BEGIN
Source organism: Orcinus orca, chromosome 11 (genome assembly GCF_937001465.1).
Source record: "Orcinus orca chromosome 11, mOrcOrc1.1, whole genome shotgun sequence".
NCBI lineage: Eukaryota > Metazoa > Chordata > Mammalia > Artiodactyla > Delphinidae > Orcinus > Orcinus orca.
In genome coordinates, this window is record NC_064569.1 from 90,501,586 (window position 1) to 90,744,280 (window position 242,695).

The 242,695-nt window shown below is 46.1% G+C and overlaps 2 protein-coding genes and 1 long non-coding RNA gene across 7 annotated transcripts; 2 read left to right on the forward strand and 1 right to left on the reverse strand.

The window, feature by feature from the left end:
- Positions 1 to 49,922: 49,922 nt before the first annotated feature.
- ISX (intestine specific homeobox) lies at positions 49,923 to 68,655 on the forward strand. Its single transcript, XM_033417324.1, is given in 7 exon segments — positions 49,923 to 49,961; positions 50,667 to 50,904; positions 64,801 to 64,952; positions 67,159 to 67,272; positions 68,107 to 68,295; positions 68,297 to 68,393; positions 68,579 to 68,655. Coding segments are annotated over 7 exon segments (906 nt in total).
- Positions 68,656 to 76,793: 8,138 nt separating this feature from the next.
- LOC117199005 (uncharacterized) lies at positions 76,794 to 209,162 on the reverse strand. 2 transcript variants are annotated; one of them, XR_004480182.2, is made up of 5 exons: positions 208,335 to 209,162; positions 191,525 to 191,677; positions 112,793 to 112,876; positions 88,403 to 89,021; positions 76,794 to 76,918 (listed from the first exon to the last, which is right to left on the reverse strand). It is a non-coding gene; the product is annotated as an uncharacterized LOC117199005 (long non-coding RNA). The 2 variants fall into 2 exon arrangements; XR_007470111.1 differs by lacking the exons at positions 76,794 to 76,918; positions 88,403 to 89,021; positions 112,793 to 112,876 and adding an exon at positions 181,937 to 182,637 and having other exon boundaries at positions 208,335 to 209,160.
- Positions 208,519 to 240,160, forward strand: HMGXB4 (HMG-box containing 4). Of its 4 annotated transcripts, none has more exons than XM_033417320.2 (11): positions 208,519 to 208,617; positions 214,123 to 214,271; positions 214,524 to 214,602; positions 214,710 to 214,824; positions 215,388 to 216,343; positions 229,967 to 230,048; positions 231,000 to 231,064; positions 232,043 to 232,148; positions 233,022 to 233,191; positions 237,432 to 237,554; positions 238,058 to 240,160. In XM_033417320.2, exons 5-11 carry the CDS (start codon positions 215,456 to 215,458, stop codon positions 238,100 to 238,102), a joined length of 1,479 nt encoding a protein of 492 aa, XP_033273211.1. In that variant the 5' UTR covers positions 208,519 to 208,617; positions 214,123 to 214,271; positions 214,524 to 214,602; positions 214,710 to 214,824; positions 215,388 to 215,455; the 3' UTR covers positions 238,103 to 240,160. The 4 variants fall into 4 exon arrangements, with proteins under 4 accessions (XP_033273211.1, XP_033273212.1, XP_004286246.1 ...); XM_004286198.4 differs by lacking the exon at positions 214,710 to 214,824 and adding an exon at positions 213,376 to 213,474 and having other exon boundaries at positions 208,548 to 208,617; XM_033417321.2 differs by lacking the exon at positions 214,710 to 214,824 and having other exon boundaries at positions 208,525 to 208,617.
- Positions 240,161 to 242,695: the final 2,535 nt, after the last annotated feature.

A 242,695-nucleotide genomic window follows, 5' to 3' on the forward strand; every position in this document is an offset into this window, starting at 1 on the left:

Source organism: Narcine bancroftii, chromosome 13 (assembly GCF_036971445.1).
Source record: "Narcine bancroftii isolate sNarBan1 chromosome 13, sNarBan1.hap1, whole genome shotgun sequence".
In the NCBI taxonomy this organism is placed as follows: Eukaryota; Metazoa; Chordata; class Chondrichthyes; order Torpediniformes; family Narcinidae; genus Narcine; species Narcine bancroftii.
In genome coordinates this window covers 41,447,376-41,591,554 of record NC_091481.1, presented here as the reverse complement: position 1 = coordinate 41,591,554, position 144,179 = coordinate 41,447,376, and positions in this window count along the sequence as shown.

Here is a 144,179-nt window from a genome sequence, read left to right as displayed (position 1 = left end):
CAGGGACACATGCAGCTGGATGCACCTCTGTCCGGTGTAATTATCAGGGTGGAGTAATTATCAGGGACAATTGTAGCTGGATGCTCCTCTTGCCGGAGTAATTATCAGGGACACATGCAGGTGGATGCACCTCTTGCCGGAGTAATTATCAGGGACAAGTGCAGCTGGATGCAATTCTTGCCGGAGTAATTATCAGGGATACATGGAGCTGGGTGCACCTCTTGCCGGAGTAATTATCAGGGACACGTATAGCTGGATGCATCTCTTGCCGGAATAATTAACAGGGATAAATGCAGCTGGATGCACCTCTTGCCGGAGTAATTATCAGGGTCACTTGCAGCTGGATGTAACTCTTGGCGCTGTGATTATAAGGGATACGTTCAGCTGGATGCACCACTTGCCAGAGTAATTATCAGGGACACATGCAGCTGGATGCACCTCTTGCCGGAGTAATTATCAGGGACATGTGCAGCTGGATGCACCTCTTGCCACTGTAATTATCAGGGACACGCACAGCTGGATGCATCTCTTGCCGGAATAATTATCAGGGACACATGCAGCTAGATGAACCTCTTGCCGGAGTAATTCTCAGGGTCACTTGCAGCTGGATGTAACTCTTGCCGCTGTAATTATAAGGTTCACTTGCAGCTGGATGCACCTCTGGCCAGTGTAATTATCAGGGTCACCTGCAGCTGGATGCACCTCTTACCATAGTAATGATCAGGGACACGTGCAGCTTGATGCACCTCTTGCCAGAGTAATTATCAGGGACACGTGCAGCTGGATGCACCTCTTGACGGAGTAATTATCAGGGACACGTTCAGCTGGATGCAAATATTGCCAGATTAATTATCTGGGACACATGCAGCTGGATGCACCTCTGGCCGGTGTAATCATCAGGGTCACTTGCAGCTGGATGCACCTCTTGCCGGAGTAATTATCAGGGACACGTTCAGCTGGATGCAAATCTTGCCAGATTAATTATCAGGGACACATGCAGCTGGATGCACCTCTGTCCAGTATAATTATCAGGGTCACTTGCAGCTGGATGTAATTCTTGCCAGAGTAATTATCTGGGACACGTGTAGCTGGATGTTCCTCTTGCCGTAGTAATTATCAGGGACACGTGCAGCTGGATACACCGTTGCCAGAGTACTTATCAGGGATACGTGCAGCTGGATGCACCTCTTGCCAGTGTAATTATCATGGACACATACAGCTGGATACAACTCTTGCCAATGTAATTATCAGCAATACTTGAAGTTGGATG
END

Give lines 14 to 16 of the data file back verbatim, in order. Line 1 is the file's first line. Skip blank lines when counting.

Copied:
Source organism: Narcine bancroftii, chromosome 13 (assembly GCF_036971445.1).
Source record: "Narcine bancroftii isolate sNarBan1 chromosome 13, sNarBan1.hap1, whole genome shotgun sequence".
In the NCBI taxonomy this organism is placed as follows: Eukaryota; Metazoa; Chordata; class Chondrichthyes; order Torpediniformes; family Narcinidae; genus Narcine; species Narcine bancroftii.